Buying an Older Home – Pros and Cons

While the thought of buying a newly built home is appealing it’s a simple fact that the majority of homes sold within the US and Canada are ‘existing’, or ‘older‘ homes. In fact, statistics show that around 95% of homes sold in the United States each year are existing home sales  so unless you’re buying within that small 5% minority, you’re going to be buying an older home.

Now for many of us, buying an existing home can be a very smooth and rewarding experience, especially if that home has been looked after and everything inside and outside has been well maintained. Homes are built to last after all, but without regular maintenance it’s amazing how quickly things can start to go wrong… but more on that in a moment.

Lot Size

Many of the new subdivisions and communities being built these days seem to want to squeeze as many homes as they can into one small space, and while the home itself may be a good size this usually means the lot is tiny or even non-existent. However, this isn’t generally the case with older homes in established neighborhoods, where lots are generously proportioned and you don’t feel like you’re sharing your outdoor space with your neighbors!

Established Neighborhood

Older homes are usually within established neighborhoods, so you have the schools and grocery stores nearby; easy access to public transit and recreational facilities, and all the services you would expect to have are provided, such as mail delivery, garbage collection and more.

But, Older Homes Have Their Drawbacks

This all sounds great, but of course, older homes have their drawbacks too. As mentioned earlier, if they have been well maintained you’re less likely to have problems down the line, though of course nobody can guarantee this. There are far more points that you will need to consider with an older home than you would when buying a new home, and for this reason it’s even more important to have a home inspection performed before buying. Some of the problems could include the following:

The Structure

Is the home structurally sound? You should get a good idea of this just by looking around yourself – if there are large cracks in any of the corners this could mean the building has subsided a little. The foundation could also have cracks or holes in it, but it’s much more difficult to know this unless there are parts of the basement that are unfinished.


Following on from the last point, if there is damage to the foundation you could have a damp problem if water has been penetrating the walls unobserved for many years. This can lead to mould and health issues, not to mention the damage it can do to the structure.

Damp can also be a problem from above too – if eavestroughs or downspouts are broken, rainwater can be running back into the house rather than being channeled away from the house.

Windows and Doors

If the windows and doors have been replaced recently then great, but if not, older homes are renowned for having drafty windows and doors that let in the cold and ensure you pay more to heat the place. Consider how much it would cost to replace all the windows and doors if you decide to buy the home, or whether you’d be happy to live with a home that costs a fortune to keep warm.

The Roof

Roofs don’t last forever unfortunately, so again, unless your roof shingles were replaced within the last few years you’ll need to inspect them and see how much life they have left. And another thing to consider is if the roof has been leaking for a while, is the roof structure ok? The plywood underneath the shingles could be rotting and need replacing too.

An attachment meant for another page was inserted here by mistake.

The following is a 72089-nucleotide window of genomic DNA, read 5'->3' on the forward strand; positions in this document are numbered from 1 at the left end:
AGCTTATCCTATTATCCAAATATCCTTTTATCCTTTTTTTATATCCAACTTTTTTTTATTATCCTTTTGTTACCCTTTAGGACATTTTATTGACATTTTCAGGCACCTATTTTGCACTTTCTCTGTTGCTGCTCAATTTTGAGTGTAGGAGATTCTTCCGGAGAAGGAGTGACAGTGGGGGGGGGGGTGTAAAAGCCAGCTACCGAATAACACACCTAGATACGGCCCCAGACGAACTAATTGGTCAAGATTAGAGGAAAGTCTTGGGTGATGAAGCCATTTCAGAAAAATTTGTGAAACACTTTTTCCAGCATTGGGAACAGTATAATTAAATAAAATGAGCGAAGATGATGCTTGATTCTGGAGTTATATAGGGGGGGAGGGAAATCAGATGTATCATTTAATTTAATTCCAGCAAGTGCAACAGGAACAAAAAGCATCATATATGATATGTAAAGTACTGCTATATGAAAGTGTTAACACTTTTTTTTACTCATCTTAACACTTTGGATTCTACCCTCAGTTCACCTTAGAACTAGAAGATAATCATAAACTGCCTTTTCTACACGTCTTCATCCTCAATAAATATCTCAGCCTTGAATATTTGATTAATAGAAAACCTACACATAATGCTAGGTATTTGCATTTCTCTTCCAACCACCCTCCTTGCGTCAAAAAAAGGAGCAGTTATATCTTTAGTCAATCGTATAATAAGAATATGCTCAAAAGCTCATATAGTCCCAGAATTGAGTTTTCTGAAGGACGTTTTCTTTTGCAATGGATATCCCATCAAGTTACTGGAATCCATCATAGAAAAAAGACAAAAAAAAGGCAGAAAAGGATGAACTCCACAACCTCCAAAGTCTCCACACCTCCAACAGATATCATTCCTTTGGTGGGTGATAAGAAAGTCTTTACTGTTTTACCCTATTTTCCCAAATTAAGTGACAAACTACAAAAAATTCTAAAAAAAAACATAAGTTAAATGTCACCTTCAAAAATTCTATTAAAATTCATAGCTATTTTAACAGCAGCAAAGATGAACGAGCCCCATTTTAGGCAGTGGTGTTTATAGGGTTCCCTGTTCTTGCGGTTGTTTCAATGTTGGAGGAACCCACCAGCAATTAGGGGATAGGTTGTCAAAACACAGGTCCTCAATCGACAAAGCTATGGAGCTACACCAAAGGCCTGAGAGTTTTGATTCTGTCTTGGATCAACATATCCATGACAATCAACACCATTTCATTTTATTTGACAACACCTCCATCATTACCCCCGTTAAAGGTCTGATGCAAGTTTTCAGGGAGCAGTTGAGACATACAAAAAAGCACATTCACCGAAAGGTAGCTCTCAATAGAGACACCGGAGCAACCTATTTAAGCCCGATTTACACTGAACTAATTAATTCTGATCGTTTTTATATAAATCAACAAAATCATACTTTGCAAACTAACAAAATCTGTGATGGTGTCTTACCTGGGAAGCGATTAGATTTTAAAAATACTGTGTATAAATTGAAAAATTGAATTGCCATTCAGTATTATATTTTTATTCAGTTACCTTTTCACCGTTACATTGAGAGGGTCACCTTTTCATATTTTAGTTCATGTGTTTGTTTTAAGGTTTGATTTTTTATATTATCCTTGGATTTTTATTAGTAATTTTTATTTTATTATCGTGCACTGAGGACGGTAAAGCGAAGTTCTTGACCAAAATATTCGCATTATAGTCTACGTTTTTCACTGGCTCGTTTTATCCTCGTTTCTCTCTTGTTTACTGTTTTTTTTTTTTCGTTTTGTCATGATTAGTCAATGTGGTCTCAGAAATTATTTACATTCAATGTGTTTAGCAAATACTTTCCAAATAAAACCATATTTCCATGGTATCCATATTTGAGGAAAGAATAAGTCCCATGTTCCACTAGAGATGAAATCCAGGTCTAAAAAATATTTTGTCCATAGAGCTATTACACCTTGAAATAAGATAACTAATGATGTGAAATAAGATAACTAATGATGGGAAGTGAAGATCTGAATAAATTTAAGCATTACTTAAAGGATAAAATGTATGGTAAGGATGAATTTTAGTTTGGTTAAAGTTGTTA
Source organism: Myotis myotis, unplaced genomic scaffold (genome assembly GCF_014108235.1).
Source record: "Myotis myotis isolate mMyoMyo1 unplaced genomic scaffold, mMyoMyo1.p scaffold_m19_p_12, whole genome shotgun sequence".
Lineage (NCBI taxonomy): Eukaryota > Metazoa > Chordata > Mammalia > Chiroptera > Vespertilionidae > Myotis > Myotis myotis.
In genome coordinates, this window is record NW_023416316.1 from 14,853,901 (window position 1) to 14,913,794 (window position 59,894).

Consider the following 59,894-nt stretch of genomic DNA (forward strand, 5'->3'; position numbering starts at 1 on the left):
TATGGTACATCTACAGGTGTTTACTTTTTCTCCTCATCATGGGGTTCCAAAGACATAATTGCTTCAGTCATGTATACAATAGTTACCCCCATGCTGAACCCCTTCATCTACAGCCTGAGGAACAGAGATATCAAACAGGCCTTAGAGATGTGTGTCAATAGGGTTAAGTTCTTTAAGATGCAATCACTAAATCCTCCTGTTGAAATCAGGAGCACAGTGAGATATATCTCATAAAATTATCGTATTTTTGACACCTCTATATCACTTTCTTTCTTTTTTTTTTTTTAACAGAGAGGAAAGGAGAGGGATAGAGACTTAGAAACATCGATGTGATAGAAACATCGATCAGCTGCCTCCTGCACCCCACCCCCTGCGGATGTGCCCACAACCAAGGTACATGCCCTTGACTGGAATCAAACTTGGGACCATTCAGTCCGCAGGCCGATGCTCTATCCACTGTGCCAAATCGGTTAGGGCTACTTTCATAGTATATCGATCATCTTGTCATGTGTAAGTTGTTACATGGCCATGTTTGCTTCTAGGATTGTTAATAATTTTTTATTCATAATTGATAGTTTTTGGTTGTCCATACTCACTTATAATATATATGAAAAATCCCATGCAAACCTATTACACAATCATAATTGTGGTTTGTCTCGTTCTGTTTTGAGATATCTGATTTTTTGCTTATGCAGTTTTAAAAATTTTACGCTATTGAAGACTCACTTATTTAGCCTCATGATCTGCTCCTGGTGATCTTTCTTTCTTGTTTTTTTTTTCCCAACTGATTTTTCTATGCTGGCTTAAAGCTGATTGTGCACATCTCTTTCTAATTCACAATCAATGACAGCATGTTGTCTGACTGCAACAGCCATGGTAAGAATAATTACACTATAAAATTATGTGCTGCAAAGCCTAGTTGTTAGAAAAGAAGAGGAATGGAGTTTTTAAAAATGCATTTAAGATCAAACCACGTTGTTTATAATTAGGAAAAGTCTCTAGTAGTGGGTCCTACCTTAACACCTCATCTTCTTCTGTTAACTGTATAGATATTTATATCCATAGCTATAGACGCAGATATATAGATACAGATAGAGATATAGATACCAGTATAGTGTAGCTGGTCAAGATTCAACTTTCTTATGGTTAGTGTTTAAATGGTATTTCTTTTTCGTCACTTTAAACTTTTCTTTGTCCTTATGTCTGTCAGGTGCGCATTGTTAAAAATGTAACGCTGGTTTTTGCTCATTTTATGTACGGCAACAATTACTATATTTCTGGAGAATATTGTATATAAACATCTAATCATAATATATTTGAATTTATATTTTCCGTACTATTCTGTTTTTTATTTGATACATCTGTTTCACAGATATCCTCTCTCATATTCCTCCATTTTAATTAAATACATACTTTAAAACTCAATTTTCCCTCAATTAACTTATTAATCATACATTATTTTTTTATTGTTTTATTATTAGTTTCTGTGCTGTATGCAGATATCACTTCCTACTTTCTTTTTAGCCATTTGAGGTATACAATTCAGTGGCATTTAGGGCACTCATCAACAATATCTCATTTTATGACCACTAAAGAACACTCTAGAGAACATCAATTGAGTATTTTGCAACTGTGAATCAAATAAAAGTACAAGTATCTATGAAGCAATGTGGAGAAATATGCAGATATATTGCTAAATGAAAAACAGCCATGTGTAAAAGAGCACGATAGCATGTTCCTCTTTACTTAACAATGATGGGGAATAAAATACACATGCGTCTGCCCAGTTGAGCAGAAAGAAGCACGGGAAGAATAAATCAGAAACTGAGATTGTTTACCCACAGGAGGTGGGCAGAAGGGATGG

Electrical and Plumbing

In older homes the electrical and plumbing is not always up to the standards required for safety today. If you have an older fuse box is it overloaded, or is there space for adding extras on? What is the rating?

Plumbing is a little different because older plumbing could be fine. Usually it’s when a previous homeowner has started to add and change things that problems start. Ideally you would want to buy an older home where both the electrical and plumbing have been updated.

Hot water tanks can be included under plumbing, as a tank is something that will need to be replaced more frequently than other elements of the home. Tanks aren’t built to last for decades, (although some do last that long!), and while replacing a hot water tank isn’t horribly expensive, the damage a leaking tank can do could cost a lot of money.


One element of the home that is expensive to replace is the furnace. Furnace’s are designed to last for longer, but if the home you’re buying is still using a furnace that’s more than three decades old you should consider the fact that it could break down and have to be replaced. Regular servicing of the furnace in the past will help to extend its life.


Asbestos is a scary word and unfortunately if you’re looking at buying an older house there is the chance that some elements of it will contain asbestos. While this isn’t actually a problem for day to day living, you have to be extremely careful if you plan on doing any renovations. You can find out what homes are more likely to have asbestos and more general information here. In the US the manufacture of asbestos products was banned in 1978, and in Canada in 1979, BUT some builders were still using asbestos based products that were manufactured before the ban as late as even the 1990s, so you must get this checked.



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